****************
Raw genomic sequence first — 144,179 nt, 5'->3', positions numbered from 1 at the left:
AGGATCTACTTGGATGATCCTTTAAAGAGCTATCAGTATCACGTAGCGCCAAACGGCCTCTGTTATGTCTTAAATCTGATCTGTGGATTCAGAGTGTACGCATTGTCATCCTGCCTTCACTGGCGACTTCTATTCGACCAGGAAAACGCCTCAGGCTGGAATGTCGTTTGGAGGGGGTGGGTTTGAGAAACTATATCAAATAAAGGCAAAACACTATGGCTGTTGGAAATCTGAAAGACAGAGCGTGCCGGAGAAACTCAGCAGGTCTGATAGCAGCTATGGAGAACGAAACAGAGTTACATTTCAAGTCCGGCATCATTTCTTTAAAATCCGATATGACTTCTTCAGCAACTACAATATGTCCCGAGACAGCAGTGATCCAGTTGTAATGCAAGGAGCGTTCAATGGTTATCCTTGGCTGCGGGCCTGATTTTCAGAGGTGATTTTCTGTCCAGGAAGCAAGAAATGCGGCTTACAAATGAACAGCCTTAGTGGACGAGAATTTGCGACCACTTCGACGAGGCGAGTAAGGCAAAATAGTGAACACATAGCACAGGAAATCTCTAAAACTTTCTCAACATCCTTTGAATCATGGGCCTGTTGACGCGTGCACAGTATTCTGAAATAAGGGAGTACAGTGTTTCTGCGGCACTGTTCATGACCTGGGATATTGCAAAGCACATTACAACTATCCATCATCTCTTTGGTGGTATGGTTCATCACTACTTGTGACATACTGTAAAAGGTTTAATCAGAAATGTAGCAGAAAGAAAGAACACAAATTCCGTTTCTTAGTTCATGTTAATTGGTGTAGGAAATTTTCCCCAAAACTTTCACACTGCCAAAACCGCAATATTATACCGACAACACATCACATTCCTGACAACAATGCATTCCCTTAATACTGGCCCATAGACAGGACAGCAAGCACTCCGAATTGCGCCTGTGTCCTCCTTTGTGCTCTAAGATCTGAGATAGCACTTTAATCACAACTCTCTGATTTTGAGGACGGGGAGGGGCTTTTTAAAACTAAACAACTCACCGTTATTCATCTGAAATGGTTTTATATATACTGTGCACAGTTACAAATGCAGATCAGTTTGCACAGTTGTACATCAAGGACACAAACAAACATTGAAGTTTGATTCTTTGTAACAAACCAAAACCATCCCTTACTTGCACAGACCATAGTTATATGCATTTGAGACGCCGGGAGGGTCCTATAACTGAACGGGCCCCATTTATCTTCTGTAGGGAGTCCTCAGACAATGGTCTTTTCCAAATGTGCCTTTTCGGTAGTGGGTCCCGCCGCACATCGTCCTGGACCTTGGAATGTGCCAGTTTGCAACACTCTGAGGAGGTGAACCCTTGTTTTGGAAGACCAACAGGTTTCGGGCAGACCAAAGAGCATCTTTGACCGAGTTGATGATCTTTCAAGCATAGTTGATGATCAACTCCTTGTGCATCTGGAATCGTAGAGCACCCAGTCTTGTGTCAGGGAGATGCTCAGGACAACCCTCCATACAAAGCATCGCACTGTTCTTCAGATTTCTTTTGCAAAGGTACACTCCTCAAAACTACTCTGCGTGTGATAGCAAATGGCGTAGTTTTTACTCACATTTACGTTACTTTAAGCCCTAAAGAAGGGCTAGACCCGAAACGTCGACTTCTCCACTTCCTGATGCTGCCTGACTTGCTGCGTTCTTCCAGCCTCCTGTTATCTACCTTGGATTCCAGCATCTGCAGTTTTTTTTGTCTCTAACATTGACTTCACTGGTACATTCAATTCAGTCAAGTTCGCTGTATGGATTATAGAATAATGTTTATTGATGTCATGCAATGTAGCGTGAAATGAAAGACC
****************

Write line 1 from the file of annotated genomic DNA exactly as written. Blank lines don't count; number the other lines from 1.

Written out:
Raw genomic sequence first — 144,179 nt, 5'->3', positions numbered from 1 at the left: